I attended this with my colleagues from the Culture and Education Committee, and also members from the Committee on Civil Liberties, Justice and Home Affairs, and had the opportunity to ask a question. I had planned to raise the questions of education with him, as his role carries responsibility for life long learning, but with many others of the room I wanted to express my disquiet at the title of this new role. To me, there isn’t one “European Way of Life” and I was pleased to receive reassurance that cultural diversity will be protected – the Italian way of life, the Greek way of life, the French and German ways of life, and, of course, the British way of life all will be protected and promoted by Schinas, in this role. The motto of the EU is ‘United in Diversity’ and this is where the strength of the Union lies

Away from my committee work, as one of the delegates for The Korean peninsula, I met KIM Hyoung-zhin, the Ambassador for the Republic of Korea to the European Union. I look forward to continuing our conversation next week during the Delegation meetings. 
Thursday was National Poetry day, always a pleasure, and I was pleased to be asked to do a #StopBrexit film to tie in with this. It’s important, sometimes, to take a pause in the frenetic pressure cooker world to recognise how important Culture is in terms of providing an outlet for people to let out their feelings, consider different points of view and enjoy what we share in common. 
Back in the UK, on Friday night I was pleased to join Lib Dem Councillors and members at an event in Kidlington, and had a chance to publicly welcome the news that the British Prime Minister plans to abide by the law – one of the strangest sentences I have ever had to say or write! Nonetheless, I do welcome the news that if no agreement has been made between the UK and the EU about Brexit, and if it has not passed in Westminster, that Boris Johnson has committed to requesting an extension to the Article 50 deadline. In September, of course, the European Parliament voted in favour of granting that extension should it be requested. You can hear my speech about the vote here; 
This week ahead, my team is preparing for the visit of the group of more than twenty apprentices to visit the Parliament in Brussels along with visitors from across the #StopBrexit. More news about that next week.  

Stay safe, Judith 

MEP Life 14: Committees, Supreme Decisions and a Presidency

This week we were based in Brussels! On Monday I attended two exhibitions seeking to raise awareness of illegal wildlife trading. The EU Action Plan against Wildlife Trafficking has been in place since 2016 and has significantly helped strengthen the EU’s role in the global fight against illegal trading. During the last EU Parliament the campaign in the EU has been led by Catherine Bearder, also an MEP for the South East.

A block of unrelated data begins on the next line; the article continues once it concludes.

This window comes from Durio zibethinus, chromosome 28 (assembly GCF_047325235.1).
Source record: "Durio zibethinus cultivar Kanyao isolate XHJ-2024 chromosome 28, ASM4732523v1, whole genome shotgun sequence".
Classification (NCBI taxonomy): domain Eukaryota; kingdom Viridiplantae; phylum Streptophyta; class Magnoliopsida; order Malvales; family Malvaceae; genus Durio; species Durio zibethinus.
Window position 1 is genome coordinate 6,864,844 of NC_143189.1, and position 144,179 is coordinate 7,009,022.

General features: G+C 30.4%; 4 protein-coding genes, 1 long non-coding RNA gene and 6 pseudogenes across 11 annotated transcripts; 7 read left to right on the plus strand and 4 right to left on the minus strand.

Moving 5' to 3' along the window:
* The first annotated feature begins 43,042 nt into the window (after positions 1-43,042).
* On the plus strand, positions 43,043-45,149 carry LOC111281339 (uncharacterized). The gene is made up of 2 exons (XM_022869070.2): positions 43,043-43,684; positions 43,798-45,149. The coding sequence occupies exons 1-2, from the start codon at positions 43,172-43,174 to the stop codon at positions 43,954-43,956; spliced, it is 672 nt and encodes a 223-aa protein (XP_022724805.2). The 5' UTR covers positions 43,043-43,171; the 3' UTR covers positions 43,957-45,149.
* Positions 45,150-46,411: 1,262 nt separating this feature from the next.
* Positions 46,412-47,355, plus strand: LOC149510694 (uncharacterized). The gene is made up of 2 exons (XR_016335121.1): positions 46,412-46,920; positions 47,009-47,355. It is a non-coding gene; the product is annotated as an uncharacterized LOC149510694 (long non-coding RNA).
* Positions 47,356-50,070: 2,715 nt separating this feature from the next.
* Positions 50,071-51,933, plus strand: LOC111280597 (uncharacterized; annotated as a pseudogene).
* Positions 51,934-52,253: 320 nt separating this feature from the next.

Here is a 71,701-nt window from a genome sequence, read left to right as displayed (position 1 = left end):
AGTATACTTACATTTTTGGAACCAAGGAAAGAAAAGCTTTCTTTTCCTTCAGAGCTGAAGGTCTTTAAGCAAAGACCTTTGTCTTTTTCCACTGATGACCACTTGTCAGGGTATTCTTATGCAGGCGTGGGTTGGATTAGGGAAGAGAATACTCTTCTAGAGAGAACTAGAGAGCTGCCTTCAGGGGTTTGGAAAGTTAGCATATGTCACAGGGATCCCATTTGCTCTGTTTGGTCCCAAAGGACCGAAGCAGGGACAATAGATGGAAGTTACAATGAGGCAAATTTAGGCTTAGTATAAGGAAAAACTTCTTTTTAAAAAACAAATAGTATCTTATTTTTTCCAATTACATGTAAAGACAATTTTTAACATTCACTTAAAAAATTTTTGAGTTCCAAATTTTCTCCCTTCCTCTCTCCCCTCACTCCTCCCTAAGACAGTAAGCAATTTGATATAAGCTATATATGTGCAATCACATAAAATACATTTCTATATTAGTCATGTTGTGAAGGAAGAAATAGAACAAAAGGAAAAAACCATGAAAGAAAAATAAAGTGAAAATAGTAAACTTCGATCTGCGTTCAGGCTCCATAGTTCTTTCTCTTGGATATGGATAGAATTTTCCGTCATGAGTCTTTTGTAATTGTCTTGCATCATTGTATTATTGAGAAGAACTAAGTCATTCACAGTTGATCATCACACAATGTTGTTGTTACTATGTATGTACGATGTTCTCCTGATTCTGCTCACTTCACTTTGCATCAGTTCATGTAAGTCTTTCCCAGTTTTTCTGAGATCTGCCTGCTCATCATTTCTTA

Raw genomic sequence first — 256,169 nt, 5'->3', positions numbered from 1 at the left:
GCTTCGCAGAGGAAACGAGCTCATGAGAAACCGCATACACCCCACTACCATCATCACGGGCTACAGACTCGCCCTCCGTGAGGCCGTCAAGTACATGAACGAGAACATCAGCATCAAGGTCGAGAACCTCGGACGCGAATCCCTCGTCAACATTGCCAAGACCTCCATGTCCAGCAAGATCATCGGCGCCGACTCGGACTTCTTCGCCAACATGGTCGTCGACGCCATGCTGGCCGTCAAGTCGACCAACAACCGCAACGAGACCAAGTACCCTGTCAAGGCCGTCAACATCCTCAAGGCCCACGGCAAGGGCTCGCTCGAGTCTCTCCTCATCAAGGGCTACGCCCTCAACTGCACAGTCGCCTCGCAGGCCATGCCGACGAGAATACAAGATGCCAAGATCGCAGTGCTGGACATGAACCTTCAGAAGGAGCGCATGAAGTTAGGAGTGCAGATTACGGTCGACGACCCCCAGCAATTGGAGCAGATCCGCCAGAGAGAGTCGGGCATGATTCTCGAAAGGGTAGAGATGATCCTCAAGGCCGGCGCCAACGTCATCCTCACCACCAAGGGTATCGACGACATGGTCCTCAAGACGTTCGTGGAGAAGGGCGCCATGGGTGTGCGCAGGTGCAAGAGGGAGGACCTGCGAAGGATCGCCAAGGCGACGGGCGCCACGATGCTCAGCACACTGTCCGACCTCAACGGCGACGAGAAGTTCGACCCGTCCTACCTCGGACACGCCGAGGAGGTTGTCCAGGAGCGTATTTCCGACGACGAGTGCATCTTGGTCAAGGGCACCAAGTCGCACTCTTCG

On Tuesday I was with the Culture and Education (CULT) committee, where we were briefed about the levels of language competence across EU member states. Sadly, the UK is at the bottom of a table listing competency levels for first foreign languages, with just 2% of Brits reaching an ‘intermediate’ level of any foreign language. Learning a foreign language when young is a fantastic way to stretch the brain and it is vital that our schools do more to encourage more children to pursue language lessons.

Like many of you, I watched eagerly as the Supreme Court announced its ruling. In such unnerving times, it was encouraging to see the right of our elected MPs and British Law be reinstated. Praise should also be given to those have been working tirelessly, and thanklessly, to ensure the case was given a proper hearing. Even if they are not your preferred party, never forget that WE elect UK MPs.

The events of the following day were less than encouraging. The behaviour of Prime Minister Johnson was reprehensible. This country is in dire need of unifying and healing, yet his harmful and dangerous rhetoric only deepens divisions. He has, time and time again, showed his disdain for the people of the UK and our democratic principles. It’s therefore vital that opposition parties including the Liberal Democrats do all they can to stop the government from crashing this country out with a disastrous No-Deal.   

On Wednesday I was working with the Industry, Research and Energy committee (ITRE) discussing the significant progress that the EU has made in renewable energy, with the share of renewables in the generation of electricity in the EU doubling between 2005 and 2017. Later on, we celebrated last years’ Creative Copyright Directive, #yes2copyright, one of the great triumphs of the last European Parliament. The directive will help ensure that creative professionals across the EU in a variety of industries are paid fairly for their work. It reminded me of the #SelfieLeave campaign that I spoke about at conference. I hope the shared parental leave will enjoy the same outcome as the copyright directive.  Except, of course, the Creative protection will be lost if we ever leave the EU.